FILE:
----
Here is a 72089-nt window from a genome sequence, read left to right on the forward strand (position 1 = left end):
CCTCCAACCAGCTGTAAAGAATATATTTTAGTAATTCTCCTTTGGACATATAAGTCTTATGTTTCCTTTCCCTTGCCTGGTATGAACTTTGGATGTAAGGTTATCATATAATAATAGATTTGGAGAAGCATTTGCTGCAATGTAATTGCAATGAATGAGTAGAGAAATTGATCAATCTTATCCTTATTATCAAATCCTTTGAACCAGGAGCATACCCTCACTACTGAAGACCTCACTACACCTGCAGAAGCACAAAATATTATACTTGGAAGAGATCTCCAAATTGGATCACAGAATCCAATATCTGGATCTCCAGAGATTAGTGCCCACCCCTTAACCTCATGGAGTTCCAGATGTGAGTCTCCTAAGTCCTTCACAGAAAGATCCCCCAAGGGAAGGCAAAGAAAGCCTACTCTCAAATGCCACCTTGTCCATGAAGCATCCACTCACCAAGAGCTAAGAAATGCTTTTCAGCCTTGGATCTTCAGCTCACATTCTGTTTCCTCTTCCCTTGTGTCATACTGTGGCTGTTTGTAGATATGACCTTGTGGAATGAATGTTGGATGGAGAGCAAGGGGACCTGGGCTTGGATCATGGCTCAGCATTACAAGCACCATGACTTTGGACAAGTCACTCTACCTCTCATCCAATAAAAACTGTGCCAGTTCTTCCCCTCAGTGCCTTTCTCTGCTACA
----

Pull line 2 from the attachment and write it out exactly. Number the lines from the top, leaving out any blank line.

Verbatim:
CCTCCAACCAGCTGTAAAGAATATATTTTAGTAATTCTCCTTTGGACATATAAGTCTTATGTTTCCTTTCCCTTGCCTGGTATGAACTTTGGATGTAAGGTTATCATATAATAATAGATTTGGAGAAGCATTTGCTGCAATGTAATTGCAATGAATGAGTAGAGAAATTGATCAATCTTATCCTTATTATCAAATCCTTTGAACCAGGAGCATACCCTCACTACTGAAGACCTCACTACACCTGCAGAAGCACAAAATATTATACTTGGAAGAGATCTCCAAATTGGATCACAGAATCCAATATCTGGATCTCCAGAGATTAGTGCCCACCCCTTAACCTCATGGAGTTCCAGATGTGAGTCTCCTAAGTCCTTCACAGAAAGATCCCCCAAGGGAAGGCAAAGAAAGCCTACTCTCAAATGCCACCTTGTCCATGAAGCATCCACTCACCAAGAGCTAAGAAATGCTTTTCAGCCTTGGATCTTCAGCTCACATTCTGTTTCCTCTTCCCTTGTGTCATACTGTGGCTGTTTGTAGATATGACCTTGTGGAATGAATGTTGGATGGAGAGCAAGGGGACCTGGGCTTGGATCATGGCTCAGCATTACAAGCACCATGACTTTGGACAAGTCACTCTACCTCTCATCCAATAAAAACTGTGCCAGTTCTTCCCCTCAGTGCCTTTCTCTGCTACA